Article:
July saw Club Member and gin maven David T. Smith give a talk about the Gin & Tonic, exploring variations of ingredients, glassware and garnish, opening our eyes to the wide vistas of possibility available from this single drink. See the archived results here.

Now in August Actuarius has given us a rousing guide to the the between-the-wars period that was the Golden Age of Speed, when records for the fastest speeds achieved on land, in the air and on water were broken with breathtaking regularity. The famous Schneider Cup, intended as a sort of sea trial to encourage the development of seaplanes at a time when aero techonology was accelerating faster than the provision of aerodromes on land, became and out-and-out speed contest, while the pursuit of land speed produced some luscious vehicles that Actuarius drooled over at some length—and which gave rise to "streamlined" styling on production road vehicles that in fact gave no performance benefits but looked good. This talk was delivered by Zoom, so there is sadly no video archive of it.

Club first as coronavirus drives meeting online

1st April 2020 Since the official coronavirus-related rules banning social gatherings meant that we could not have our usual monthly Club Night (not least because the Wheatsheaf pub where we gather is shut anyway), we decided to try give a talk as a live-streamed video via Facebook. The Earl of Essex was scheduled to talk to us about the little-known fighting on the French Riviera during the Second World War, but he wasn't keen to try and do this virtually, so Mrs H. stepped in with an address on the artist Rex Whistler, one of the Bright Young Things (and subject of the current exhibition of Cecil Beaton photographs at the National Portrait Gallery, which is sadly also closed now). Whistler went from fairly humble beginnings to become a society portraitist and muralist—his extraordinary trompe l'oeil murals in stately homes are a unique legacy. He was someone who seemingly couldn't stop drawing or painting but despite his success he was always short of money because he was financially disorganised and rather too generous with his time and talents. His most accessible work for collectors is his commercial output, for book jackets, magazine covers, advertisements and catalogues, and Mrs H. showed many items from your own collection. When the war came Whistler felt he should serve on the front line and ended up in command of three tanks. He seems to have been very popular with his men—a recent Antiques Road Show episode turned up a hand-drawn Christmas card he made for the son of his sergeant. Apparently they welded a metal box on to his tank to store his paints and brushes. Sadly Whistler was killed in action at the age of just 39.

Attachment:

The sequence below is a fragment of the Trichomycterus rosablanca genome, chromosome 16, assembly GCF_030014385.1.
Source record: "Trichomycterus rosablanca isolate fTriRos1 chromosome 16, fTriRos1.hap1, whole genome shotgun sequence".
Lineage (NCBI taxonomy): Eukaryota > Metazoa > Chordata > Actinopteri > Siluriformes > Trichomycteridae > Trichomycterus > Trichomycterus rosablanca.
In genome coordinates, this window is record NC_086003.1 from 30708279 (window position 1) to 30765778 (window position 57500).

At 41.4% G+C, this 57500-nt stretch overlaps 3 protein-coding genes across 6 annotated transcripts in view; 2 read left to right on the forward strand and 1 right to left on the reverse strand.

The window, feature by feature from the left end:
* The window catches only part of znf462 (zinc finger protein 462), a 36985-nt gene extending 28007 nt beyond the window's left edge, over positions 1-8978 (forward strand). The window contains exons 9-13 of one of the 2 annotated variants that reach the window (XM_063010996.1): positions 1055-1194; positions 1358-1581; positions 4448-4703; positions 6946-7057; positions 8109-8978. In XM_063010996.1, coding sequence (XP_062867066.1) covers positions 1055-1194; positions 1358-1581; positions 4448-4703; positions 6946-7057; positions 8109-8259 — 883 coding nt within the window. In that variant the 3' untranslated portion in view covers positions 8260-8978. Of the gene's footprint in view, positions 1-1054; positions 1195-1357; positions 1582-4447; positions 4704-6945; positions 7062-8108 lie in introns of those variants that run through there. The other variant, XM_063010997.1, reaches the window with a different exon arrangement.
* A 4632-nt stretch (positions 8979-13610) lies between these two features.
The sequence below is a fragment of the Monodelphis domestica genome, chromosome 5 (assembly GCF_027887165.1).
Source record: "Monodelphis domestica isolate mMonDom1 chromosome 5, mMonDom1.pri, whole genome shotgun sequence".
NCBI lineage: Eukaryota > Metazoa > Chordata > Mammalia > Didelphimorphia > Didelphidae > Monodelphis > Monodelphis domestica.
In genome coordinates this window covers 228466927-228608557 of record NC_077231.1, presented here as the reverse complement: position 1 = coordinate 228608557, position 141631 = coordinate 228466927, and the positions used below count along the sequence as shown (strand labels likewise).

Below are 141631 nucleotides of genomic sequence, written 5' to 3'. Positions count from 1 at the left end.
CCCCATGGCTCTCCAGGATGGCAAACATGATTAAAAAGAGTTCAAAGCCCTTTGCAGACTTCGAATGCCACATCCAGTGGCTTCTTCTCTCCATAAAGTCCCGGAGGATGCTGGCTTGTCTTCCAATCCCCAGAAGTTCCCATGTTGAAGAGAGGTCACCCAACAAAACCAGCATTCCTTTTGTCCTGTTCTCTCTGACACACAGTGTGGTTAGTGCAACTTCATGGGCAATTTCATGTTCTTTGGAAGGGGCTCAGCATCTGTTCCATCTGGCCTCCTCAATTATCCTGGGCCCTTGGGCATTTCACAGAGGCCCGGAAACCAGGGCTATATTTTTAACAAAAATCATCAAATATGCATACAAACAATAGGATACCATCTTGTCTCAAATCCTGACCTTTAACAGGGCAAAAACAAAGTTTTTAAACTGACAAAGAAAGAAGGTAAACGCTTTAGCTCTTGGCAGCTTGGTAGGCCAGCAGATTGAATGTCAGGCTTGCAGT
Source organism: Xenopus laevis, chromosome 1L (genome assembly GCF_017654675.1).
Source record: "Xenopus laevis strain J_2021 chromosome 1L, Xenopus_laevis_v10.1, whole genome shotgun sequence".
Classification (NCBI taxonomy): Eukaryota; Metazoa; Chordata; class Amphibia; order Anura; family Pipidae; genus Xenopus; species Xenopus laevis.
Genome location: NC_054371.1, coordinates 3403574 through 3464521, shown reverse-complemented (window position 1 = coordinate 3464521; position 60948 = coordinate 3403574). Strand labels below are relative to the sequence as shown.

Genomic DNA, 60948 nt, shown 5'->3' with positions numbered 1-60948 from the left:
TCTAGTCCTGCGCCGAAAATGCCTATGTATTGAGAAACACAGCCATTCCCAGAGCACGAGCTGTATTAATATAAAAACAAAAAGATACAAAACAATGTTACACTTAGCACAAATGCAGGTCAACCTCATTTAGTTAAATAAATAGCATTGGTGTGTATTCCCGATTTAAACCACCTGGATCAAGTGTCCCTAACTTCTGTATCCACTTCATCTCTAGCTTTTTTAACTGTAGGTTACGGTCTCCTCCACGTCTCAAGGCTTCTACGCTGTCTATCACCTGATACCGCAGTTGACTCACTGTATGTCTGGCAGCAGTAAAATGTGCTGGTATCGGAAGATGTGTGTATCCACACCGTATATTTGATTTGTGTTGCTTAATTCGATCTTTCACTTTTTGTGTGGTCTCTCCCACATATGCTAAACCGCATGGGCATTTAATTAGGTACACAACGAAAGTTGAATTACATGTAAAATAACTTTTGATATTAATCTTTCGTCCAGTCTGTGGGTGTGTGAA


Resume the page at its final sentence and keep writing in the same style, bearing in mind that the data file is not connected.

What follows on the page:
You can actually see the whole of Mrs H's talk as a video at https://www.facebook.com/clayton.hartley.77/videos/10156746984400855/An essay version of the talk will appear in the May newsletter.

David and Sara Smith tune into the talk live.

Mark Christopher messes with our minds

4th March 2020 Our speaker this month was Mark Christopher, addressing us on the subject of cognitive bias. Mark has been many things in his time, including a teacher, a film extra and a photographer's assistant, but these days works in the City, so has developed a keen interest in investment strategies and, as part and parcel of that, why certain people make the investment decisions they do. His talk touched upon things he learned when studying Warren Buffet, such as how we can be influenced in our decision-making by what other people seem to be doing, what other people want us to do and whether we feel (consciously or unconsciously) obligated towards them. He used some extreme examples, such as cult leaders who could somehow persuade hundreds of people to kill themselves and Chinese prison guards who managed to persuade captured American servicemen to speak out against America without the use or threat of violence at all. Was he encouraging us to use these same strategies on others, or helping us be aware when others try to use them on us? You'll have to decide that for yourself—don't be influenced by me…